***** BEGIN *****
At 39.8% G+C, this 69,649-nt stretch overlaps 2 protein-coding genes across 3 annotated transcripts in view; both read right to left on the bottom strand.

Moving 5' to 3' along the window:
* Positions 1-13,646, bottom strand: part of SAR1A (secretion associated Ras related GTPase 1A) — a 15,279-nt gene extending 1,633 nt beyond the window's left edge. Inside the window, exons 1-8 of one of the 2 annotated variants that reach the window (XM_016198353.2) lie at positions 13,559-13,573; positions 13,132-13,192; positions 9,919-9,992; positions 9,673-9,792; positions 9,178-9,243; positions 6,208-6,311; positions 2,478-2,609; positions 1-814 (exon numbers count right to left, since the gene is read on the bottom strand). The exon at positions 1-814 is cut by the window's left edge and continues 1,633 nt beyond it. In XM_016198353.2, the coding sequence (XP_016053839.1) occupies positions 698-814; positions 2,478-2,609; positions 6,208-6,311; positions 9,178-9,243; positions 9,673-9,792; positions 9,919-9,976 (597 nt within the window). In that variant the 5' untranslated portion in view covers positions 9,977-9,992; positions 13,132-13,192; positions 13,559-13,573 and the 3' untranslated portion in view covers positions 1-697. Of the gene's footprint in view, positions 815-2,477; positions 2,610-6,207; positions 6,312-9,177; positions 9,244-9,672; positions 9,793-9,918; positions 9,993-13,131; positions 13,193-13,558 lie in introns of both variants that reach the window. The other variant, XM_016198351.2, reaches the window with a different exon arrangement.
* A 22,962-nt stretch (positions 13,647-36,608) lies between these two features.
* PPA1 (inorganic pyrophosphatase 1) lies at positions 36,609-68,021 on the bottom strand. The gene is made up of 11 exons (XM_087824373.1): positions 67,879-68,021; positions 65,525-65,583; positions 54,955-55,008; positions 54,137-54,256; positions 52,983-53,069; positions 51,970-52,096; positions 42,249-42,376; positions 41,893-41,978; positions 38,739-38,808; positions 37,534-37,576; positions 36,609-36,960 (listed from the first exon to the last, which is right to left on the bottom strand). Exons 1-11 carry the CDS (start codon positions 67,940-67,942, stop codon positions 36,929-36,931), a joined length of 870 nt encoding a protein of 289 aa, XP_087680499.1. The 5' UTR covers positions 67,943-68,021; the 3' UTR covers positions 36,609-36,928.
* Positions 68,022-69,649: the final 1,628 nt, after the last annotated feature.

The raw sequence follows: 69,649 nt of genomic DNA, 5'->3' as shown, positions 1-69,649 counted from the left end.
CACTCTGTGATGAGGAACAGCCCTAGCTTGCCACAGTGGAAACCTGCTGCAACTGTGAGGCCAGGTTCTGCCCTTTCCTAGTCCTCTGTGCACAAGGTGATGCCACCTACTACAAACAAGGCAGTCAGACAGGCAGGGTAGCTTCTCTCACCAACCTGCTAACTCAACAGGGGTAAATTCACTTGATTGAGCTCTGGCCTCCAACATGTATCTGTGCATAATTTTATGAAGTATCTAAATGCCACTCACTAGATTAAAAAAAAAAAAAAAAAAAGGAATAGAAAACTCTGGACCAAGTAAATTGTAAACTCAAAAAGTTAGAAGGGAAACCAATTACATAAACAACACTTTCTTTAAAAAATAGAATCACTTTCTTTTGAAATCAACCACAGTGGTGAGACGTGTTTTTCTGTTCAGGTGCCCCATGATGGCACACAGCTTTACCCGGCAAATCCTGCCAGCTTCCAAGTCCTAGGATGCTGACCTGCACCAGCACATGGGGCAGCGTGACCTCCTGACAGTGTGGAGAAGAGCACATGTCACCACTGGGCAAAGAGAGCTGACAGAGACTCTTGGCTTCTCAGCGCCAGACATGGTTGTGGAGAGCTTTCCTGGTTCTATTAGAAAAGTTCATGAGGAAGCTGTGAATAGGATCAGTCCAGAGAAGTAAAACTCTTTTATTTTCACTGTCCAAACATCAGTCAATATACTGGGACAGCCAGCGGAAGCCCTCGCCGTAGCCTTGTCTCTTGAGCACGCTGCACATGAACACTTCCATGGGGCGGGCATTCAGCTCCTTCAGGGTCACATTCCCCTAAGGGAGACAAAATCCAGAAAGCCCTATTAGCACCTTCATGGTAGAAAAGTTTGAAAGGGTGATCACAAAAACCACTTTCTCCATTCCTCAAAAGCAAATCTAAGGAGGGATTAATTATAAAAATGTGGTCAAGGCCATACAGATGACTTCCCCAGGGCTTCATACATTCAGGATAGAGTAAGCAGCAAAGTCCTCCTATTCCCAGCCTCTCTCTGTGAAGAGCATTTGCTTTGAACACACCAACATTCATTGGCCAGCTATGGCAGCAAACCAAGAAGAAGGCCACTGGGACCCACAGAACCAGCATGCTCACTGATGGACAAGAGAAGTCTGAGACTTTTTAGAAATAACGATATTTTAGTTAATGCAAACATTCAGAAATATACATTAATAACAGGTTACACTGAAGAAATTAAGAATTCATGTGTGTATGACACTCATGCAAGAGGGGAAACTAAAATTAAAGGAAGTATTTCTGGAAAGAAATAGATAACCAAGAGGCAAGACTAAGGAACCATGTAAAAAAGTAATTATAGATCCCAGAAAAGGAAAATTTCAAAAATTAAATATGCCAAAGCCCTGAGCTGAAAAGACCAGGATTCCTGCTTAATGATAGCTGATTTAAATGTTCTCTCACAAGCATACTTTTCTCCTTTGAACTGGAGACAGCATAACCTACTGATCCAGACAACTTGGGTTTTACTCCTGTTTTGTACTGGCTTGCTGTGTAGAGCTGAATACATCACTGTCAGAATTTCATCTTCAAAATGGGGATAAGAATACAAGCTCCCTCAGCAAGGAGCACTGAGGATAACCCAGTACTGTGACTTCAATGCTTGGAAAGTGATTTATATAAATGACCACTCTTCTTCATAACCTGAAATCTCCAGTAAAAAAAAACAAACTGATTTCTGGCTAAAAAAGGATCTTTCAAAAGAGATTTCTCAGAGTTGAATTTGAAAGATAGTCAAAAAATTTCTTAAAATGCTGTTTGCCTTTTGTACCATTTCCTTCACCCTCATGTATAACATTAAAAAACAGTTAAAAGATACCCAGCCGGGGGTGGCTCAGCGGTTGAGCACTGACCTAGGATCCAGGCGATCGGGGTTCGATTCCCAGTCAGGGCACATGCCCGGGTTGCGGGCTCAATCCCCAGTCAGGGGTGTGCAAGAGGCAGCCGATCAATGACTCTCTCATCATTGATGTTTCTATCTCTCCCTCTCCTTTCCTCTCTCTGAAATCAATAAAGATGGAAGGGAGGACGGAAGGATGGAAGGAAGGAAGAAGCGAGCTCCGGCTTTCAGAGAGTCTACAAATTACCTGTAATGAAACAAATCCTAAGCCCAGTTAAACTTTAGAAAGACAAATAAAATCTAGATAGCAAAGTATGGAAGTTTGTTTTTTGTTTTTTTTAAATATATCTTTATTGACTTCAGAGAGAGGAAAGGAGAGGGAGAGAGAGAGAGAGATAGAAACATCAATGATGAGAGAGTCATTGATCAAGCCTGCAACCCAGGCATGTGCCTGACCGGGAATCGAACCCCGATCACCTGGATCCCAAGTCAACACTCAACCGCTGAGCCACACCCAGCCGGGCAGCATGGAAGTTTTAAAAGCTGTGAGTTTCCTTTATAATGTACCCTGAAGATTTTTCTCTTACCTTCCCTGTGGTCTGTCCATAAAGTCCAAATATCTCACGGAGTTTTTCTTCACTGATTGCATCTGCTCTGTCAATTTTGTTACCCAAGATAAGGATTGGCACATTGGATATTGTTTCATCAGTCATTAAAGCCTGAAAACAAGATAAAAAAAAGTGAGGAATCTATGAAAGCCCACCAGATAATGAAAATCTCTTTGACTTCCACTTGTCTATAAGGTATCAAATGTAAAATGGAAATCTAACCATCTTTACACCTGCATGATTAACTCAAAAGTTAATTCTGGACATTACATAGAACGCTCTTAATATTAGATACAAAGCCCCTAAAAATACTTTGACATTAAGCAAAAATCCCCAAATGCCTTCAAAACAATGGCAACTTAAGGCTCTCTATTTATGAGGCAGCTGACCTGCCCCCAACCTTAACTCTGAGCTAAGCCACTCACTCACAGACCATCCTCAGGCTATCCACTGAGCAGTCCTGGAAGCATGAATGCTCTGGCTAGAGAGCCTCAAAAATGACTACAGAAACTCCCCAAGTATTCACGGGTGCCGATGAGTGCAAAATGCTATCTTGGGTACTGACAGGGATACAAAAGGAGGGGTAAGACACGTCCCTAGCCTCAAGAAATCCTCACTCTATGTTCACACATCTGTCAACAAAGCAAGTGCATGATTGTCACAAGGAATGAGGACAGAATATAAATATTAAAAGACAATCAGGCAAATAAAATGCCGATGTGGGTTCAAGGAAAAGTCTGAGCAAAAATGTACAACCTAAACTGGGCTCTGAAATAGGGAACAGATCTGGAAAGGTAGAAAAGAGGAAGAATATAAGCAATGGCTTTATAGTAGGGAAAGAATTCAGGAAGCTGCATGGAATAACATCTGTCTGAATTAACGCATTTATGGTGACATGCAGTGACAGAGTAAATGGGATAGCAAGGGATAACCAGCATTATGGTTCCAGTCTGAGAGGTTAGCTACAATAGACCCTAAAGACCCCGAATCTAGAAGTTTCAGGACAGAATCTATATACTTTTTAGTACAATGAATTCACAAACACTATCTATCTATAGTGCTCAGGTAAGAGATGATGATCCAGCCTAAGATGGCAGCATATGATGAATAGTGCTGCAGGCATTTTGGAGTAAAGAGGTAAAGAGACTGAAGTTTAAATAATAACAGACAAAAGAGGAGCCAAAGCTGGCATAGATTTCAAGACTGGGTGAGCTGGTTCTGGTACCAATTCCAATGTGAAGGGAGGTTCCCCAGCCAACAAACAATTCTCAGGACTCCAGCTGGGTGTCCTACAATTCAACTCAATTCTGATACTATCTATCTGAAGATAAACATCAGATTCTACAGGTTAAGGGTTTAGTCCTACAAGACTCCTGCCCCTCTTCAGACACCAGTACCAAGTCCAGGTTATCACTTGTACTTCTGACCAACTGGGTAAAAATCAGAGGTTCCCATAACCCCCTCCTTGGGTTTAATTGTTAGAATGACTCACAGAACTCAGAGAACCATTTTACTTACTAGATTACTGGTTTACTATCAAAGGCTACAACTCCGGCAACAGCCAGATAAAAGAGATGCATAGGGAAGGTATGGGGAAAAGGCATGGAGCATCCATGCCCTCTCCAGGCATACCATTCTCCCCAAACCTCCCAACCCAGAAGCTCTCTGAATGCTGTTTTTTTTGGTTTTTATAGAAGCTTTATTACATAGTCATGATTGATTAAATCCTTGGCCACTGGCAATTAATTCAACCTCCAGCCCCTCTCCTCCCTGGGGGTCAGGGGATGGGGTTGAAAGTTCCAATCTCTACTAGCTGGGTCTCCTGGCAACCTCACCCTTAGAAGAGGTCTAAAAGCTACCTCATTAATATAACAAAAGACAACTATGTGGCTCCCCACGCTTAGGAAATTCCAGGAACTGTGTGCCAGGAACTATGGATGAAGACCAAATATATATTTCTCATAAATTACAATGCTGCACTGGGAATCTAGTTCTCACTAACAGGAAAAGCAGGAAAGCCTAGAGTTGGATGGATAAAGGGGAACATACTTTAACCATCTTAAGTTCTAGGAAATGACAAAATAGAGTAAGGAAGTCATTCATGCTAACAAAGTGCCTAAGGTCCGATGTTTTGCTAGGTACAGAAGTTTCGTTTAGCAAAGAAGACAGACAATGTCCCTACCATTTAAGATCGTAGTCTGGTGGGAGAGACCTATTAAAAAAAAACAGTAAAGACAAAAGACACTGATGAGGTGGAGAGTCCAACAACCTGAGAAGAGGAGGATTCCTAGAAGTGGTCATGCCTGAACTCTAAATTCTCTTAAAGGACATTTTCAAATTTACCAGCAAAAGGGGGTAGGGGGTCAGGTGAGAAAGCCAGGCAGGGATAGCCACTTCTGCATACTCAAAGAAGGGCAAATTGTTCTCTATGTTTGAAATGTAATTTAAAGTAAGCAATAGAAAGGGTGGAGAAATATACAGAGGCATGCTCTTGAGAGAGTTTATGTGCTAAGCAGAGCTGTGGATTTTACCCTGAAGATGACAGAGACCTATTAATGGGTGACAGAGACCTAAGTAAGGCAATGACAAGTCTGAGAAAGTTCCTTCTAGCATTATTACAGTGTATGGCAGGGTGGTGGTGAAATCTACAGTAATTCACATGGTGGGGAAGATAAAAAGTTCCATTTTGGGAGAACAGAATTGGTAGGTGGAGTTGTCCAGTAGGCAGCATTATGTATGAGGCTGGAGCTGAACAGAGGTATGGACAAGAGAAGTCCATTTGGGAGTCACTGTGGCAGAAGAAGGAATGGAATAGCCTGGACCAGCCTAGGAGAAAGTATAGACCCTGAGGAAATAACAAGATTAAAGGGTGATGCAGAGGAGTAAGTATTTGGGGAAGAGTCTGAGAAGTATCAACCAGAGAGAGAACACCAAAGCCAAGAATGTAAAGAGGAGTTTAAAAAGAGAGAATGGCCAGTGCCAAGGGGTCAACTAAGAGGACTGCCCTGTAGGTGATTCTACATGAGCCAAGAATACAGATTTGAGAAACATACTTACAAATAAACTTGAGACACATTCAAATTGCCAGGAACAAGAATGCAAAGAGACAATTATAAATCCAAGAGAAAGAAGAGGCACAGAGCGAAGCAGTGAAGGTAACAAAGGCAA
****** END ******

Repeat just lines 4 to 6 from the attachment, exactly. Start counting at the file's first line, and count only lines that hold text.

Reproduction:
* A 22,962-nt stretch (positions 13,647-36,608) lies between these two features.
* PPA1 (inorganic pyrophosphatase 1) lies at positions 36,609-68,021 on the bottom strand. The gene is made up of 11 exons (XM_087824373.1): positions 67,879-68,021; positions 65,525-65,583; positions 54,955-55,008; positions 54,137-54,256; positions 52,983-53,069; positions 51,970-52,096; positions 42,249-42,376; positions 41,893-41,978; positions 38,739-38,808; positions 37,534-37,576; positions 36,609-36,960 (listed from the first exon to the last, which is right to left on the bottom strand). Exons 1-11 carry the CDS (start codon positions 67,940-67,942, stop codon positions 36,929-36,931), a joined length of 870 nt encoding a protein of 289 aa, XP_087680499.1. The 5' UTR covers positions 67,943-68,021; the 3' UTR covers positions 36,609-36,928.
* Positions 68,022-69,649: the final 1,628 nt, after the last annotated feature.